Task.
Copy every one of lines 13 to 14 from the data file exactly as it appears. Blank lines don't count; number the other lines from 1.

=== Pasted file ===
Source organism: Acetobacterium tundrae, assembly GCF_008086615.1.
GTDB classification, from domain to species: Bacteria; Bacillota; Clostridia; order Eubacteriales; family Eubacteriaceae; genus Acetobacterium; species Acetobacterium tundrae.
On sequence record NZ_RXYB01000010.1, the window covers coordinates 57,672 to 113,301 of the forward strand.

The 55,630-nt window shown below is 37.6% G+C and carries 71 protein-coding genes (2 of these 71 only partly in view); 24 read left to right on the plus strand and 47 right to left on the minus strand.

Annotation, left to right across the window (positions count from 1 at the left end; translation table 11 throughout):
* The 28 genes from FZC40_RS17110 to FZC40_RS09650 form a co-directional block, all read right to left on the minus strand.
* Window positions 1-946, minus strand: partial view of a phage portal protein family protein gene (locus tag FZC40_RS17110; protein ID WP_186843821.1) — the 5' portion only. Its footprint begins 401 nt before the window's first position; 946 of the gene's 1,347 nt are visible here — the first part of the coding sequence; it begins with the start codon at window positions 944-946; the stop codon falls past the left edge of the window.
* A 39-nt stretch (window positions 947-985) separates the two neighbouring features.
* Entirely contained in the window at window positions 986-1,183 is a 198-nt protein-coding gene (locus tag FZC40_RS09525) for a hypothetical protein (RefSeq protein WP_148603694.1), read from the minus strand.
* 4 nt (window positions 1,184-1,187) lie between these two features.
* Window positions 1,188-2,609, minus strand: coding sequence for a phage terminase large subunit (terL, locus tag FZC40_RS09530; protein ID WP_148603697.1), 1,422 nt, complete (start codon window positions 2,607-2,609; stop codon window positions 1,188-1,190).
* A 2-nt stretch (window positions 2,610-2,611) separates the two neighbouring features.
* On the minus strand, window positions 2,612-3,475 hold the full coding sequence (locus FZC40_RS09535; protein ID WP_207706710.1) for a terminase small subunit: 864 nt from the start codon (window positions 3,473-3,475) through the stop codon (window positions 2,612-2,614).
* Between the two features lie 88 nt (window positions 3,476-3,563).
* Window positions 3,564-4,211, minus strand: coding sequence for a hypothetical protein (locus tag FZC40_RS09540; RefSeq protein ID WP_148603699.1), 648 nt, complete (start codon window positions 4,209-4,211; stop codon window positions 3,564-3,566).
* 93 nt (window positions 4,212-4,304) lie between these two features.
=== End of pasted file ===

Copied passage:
* On the minus strand, window positions 2,612-3,475 hold the full coding sequence (locus FZC40_RS09535; protein ID WP_207706710.1) for a terminase small subunit: 864 nt from the start codon (window positions 3,473-3,475) through the stop codon (window positions 2,612-2,614).
* Between the two features lie 88 nt (window positions 3,476-3,563).